jobs today 2016

jobs today 2016

there are only two things i can tell you todaythat come with absolutely no agenda. the first is “congratulations.” the second is “goodluck.” everything else is what i like to call, “the dirty truth,” which is justanother way of saying, “it’s my opinion.” and in my opinion, you have all been givensome terrible advice, and that advice, is this: follow your passion. every time i watch the oscars, i cringe whensome famous movie star—trophy in hand—starts to deconstruct the secret of their success.it’s always the same thing: “don’t let anyone tell you that you don’t have whatit takes, kid!”; and the ever popular, “never give up on your dreams!”

look, i understand the importance of persistence,and the value of encouragement, but who tells a stranger to never give up on their dreams,without even knowing what it is they’re dreaming? i mean, how can lady gaga possibly knowwhere your passion will lead you? have these people never seen american idol? year after year, thousands of aspiring americanidols show up with great expectations, only to learn that they don’t possess the skillsthey thought they did. what’s really amazing though, is not theirlack of talent—the world is full of people who can’t sing. it’s their genuine shockat being rejected—the incredible realization that their passion and their ability had nothingto do with each other.

look, if we’re talking about your hobby,by all means let your passion lead you. but when it comes to making a living, it’seasy to forget the dirty truth: just because you’re passionate about something doesn’tmean you won’t suck at it. and just because you’ve earned a degreein your chosen field, doesn't mean you’re gonna find your “dream job.” dream jobs are usually just that—dreams. but their imaginary existence just might keepyou from exploring careers that offer a legitimate chance to perform meaningful work and developa genuine passion for the job you already have. because here’s another dirty truth:your happiness on the job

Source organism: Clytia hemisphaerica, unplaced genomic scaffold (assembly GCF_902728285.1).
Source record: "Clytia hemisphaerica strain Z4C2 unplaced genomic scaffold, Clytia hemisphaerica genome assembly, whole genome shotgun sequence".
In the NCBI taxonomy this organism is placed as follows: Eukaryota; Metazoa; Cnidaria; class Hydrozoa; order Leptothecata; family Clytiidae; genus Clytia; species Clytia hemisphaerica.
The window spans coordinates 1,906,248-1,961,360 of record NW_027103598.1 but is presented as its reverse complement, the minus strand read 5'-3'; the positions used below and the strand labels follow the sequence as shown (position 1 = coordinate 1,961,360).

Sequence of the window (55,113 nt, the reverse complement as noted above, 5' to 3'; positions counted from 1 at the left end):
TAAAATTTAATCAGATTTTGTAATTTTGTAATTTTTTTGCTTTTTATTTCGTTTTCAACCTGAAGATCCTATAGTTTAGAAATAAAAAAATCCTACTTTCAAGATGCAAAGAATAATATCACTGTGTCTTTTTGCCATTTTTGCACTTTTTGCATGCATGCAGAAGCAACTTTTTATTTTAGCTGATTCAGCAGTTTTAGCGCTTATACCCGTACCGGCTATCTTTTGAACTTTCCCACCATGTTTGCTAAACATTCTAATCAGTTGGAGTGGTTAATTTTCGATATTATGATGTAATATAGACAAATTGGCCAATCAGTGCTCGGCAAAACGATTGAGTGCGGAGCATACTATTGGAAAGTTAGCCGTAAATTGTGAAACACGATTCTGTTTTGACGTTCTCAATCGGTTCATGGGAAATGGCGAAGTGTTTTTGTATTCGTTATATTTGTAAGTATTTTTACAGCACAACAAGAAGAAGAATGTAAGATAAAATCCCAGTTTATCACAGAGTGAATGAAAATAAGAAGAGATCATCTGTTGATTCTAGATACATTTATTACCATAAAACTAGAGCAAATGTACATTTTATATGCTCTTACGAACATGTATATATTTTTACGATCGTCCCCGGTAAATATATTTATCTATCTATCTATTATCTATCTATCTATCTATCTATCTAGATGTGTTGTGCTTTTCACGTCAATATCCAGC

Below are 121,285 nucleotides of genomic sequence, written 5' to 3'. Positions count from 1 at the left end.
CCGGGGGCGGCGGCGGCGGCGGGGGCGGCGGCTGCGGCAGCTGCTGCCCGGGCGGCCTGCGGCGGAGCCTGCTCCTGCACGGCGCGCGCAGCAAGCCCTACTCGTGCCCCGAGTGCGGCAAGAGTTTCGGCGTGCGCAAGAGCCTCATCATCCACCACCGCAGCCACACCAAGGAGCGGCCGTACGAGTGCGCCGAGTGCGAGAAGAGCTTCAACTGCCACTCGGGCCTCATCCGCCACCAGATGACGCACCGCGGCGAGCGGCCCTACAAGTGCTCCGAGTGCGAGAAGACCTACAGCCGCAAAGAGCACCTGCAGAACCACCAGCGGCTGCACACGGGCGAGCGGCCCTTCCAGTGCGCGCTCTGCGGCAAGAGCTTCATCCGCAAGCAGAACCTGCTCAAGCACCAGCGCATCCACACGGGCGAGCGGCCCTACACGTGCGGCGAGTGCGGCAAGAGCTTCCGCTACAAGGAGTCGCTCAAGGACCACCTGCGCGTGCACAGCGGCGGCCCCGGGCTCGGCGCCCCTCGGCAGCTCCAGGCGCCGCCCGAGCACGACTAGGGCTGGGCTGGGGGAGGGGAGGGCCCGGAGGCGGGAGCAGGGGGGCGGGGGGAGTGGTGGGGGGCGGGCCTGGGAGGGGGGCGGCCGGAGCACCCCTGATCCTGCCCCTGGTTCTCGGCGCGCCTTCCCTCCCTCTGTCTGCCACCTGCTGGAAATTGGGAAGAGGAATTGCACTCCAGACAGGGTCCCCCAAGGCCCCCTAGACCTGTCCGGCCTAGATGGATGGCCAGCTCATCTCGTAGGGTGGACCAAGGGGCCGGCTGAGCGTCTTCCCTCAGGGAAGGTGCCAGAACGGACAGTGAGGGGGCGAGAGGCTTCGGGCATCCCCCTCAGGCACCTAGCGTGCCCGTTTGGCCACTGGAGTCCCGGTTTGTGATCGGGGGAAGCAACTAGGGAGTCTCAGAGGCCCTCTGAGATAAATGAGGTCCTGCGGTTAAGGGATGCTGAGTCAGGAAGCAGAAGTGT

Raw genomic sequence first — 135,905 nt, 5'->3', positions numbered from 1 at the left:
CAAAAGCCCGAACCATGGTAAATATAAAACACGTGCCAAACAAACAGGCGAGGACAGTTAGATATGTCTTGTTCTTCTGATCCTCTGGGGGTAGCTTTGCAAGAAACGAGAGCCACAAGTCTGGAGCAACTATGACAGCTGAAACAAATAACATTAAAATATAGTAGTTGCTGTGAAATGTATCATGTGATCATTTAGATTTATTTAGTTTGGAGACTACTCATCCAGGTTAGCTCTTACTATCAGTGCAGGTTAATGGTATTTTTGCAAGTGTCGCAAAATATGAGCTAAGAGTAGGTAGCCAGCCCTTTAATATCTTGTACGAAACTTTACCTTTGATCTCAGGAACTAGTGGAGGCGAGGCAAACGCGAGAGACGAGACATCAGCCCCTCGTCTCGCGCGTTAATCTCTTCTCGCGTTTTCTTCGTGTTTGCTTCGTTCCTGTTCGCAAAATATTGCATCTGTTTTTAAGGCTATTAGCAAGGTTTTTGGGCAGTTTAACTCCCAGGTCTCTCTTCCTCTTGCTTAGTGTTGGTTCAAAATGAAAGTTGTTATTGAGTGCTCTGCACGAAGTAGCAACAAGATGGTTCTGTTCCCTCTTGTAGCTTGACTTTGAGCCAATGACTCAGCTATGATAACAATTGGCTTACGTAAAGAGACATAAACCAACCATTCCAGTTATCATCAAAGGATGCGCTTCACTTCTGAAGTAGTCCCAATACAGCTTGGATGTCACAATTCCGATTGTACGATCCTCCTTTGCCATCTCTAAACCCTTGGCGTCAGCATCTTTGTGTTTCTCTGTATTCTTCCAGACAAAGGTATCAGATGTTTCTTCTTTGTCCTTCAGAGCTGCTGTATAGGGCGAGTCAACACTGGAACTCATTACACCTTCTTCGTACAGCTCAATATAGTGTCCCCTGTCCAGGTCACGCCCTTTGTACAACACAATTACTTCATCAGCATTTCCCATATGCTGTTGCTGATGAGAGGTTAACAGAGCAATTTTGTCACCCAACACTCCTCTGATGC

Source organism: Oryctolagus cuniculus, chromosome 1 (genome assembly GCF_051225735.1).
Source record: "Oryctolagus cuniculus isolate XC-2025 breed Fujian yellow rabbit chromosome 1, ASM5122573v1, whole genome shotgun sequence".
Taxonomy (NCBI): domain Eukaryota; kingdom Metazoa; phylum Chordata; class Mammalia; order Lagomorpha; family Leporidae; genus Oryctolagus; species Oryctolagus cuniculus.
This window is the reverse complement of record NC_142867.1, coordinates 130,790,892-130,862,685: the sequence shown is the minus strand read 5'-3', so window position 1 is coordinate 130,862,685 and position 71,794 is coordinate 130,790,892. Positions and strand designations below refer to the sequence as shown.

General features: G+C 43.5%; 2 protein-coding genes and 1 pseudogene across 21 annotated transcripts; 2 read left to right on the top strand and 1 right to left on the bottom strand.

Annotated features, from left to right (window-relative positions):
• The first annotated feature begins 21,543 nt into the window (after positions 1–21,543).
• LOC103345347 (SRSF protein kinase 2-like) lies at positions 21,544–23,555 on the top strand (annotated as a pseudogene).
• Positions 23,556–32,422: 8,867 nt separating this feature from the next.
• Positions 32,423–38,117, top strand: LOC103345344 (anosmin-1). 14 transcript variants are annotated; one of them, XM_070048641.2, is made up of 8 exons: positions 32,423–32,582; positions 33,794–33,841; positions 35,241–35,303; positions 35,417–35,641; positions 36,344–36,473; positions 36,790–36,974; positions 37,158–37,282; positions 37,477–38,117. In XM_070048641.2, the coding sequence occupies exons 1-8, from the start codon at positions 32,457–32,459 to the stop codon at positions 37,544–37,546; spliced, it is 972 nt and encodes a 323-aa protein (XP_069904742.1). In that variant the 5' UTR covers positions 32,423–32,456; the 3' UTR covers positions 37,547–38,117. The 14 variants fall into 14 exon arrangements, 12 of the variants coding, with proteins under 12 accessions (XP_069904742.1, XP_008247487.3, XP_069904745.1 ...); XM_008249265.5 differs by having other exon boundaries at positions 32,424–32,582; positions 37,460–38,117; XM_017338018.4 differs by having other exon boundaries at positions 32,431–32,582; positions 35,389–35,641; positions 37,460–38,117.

has very little to do with the work itself. on dirty jobs, i remember a very successfulseptic tank cleaner, a multi-millionaire, who told me the secret to his success: “i looked around to see where everyone elsewas headed,” he said, "and then i went the opposite way. then i got good at my work.then i began to prosper. and then one day, i realized i was passionate about other people’scrap.” i’ve heard that same basic story from welders,plumbers, carpenters, electricians, hvac professionals, hundreds of other skilled tradesmen who followedopportunity—not passion—and prospered as a result. consider the reality of the current job market.

right now, millions of people with degreesand diplomas are out there competing for a relatively narrow set of opportunities thatpolite society calls “good careers.” meanwhile, employers are struggling to fill nearly 5.8million jobs that nobody’s trained to do. this is the skills gap, it’s real, and itscause is actually very simple: when people follow their passion, they miss out on allkinds of opportunities they didn’t even know existed. when i was 16, i wanted to follow in my grandfather’sfootsteps. he was a skilled tradesman who could build a house without a blueprint. thatwas my passion, and i followed it for years. i took all the shop classes at school, i didall i could to absorb the knowledge and skill that came so easily to my granddad.

unfortunately, the handy gene is recessive.it skipped right over me, and i struggled mightily to overcome my deficiencies. buti couldn’t. i was one of those contestants on american idol, who believed his passionwas enough to ensure his success. one day, i brought home a sconce i had madein wood-shop that looked like a paramecium. after a heavy sigh, my granddad gave me thebest advice i’ve ever received. he told me, "mike, you can still be a tradesman, butonly if you get yourself a different kind of toolbox." at the time, this felt contrary to everythingi believed about the importance of "passion" and persistence and "staying the course."but of course, he was right. because “staying the course” only makes sense if you’reheaded in a sensible direction.

and while passion is way too important tobe without, it is way too fickle to follow around. which brings us to the final dirty truth.“never follow your passion, but always bring it with you.” congratulations, again - and good luck. i’m mike rowe from mikeroweworks, for prageruniversity.




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jobs today 2016